My hike begins like many others for me: time spent talking with God and listening to his voice being carried in the wind. My ordinary day is about to change.
As the giant orange orb crests between heaven and earth, I hear God say “happy birthday,” and my heart explodes with joy because without a doubt I knew why.
It was my birthday, but not in the way you may think. Seven years ago God gave me a new life. Life from depression, new life from death. I am reminded that Jesus, just before he went to the cross, took bread, blessed then broke it, tearing it for his disciples. They – without a clear understanding – received with thanks.
“And he took bread, gave thanks and broke it, and gave it to them, saying, “This is my body given for you; do this in remembrance of me.” (Luke 22: 19, NIV)
Eucharisteo! It is the language of Jesus spoken as death prowled close and the cross loomed near. He took the bread, even the bread of death, and he gave thanks. I received his bread broken for me; and today, I live in thanksgiving. The language of eucharisteo is full of gut-deep groans and thanks. Tearing pieces and thanks.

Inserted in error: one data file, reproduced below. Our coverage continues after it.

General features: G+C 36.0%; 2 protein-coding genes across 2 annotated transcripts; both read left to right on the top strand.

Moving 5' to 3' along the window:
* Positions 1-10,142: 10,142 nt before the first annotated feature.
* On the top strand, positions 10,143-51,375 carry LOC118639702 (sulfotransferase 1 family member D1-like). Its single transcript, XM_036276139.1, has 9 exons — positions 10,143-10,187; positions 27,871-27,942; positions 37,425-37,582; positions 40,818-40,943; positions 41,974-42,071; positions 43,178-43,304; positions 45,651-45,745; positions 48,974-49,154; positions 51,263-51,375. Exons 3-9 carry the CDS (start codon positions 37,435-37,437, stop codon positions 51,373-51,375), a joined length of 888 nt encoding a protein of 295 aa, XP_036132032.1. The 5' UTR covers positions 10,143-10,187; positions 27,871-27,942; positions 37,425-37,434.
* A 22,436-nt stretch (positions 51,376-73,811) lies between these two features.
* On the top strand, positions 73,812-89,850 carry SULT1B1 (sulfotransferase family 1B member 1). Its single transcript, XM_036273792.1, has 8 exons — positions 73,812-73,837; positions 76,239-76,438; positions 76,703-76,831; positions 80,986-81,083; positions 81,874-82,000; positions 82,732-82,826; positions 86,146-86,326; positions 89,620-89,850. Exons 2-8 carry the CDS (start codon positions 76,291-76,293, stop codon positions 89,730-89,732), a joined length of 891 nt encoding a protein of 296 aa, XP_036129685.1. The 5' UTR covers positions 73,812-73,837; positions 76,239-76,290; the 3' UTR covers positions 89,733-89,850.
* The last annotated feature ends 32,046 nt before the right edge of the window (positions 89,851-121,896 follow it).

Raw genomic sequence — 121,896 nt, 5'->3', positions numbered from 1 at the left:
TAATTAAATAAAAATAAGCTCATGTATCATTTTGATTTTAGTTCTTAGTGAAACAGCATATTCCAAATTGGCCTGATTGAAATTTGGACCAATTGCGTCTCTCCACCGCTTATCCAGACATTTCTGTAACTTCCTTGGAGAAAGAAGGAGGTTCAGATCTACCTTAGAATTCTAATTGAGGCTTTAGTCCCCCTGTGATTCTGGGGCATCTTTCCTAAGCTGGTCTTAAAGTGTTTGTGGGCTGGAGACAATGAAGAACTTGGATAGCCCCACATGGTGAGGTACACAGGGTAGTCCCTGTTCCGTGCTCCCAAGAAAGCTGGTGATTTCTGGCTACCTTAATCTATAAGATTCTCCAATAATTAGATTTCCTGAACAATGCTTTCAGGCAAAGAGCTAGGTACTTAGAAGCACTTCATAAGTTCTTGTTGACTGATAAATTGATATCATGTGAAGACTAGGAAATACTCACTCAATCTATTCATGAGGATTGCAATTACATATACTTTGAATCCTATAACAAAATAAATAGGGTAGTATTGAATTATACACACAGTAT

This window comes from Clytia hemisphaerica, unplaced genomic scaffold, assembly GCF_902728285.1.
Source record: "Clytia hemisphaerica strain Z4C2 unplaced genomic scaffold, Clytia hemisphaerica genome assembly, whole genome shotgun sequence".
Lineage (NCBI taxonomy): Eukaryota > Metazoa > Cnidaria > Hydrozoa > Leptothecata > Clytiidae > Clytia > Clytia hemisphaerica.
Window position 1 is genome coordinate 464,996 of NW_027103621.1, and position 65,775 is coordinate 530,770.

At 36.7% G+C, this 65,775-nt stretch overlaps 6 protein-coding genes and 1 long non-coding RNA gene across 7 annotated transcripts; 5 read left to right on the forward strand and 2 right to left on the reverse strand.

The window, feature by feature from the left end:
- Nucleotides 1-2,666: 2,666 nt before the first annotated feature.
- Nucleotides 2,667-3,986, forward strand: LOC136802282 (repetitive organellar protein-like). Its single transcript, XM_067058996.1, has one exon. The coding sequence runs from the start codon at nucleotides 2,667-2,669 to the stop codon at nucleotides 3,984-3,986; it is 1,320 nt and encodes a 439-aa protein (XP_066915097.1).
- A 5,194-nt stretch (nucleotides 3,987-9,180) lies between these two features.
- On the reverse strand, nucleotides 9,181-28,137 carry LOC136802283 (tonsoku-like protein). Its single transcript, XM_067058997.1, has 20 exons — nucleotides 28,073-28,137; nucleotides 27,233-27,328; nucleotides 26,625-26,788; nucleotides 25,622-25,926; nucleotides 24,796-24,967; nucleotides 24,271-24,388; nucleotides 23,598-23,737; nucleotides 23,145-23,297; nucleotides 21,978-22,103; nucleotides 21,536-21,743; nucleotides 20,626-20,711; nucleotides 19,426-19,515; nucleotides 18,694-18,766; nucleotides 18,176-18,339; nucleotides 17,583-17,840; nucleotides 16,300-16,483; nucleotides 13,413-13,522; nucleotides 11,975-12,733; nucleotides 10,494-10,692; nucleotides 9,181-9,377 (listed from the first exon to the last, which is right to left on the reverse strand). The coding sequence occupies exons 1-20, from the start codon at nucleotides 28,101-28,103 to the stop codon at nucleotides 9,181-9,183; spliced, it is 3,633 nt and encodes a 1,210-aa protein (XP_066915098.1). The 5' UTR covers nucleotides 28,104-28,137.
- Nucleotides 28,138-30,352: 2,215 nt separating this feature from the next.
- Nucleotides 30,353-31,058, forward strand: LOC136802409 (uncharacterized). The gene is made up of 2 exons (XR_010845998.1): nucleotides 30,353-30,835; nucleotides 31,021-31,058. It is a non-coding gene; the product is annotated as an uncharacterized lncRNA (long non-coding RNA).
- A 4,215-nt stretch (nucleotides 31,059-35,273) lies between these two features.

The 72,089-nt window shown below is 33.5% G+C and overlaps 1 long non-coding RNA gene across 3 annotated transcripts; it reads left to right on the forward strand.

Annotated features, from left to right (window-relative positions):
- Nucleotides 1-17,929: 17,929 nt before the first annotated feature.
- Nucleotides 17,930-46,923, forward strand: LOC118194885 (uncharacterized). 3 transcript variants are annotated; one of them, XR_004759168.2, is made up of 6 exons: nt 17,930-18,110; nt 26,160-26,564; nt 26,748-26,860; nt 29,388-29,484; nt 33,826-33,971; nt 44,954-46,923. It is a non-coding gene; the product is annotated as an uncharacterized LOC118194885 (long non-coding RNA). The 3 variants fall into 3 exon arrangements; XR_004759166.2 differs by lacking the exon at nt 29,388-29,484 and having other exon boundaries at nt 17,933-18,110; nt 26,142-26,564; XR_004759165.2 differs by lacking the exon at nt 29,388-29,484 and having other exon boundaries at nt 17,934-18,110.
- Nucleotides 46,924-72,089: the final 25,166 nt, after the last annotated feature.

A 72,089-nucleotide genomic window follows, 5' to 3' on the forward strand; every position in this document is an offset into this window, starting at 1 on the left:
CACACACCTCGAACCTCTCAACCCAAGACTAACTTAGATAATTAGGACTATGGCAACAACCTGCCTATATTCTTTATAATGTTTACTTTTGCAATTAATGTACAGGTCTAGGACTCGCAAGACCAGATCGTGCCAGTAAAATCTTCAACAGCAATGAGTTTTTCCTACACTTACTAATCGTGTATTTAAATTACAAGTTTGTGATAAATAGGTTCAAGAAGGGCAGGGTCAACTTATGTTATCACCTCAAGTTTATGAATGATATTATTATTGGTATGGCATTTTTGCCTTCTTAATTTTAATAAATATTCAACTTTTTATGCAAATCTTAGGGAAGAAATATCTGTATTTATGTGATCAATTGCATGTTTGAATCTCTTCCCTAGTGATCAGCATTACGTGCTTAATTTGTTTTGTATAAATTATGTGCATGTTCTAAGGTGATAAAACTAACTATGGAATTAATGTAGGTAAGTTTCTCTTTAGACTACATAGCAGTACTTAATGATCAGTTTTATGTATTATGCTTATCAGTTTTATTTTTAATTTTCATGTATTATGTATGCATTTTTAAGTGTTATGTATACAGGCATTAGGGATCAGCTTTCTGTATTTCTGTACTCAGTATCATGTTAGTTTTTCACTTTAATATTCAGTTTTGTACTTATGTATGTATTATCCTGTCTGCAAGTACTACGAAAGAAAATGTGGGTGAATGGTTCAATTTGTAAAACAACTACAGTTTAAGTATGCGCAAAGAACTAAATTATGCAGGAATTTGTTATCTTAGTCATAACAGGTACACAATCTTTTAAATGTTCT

From hospital bedside to laundry, I pray, “thank you, Lord.” Tear and give thanks. Splash pad to aging parents, “thank you, Lord.” Tear and give thanks. Tattered back, nails hammered, “thank you, Lord.” Torn with thanks. Rose-sprinkled aisle to graveyard visits, I mumble, “thank you, Lord.” Tear and give thanks. A life lived emptier yet fuller. Eucharisteo.
Dusk and the arching dome, the bellied moon, is all heavy with the glory of God. The weight of his gift is not illusion or transient but daily, and everywhere, in everything, is gut-wrenching and awe-full. Eucharisteo.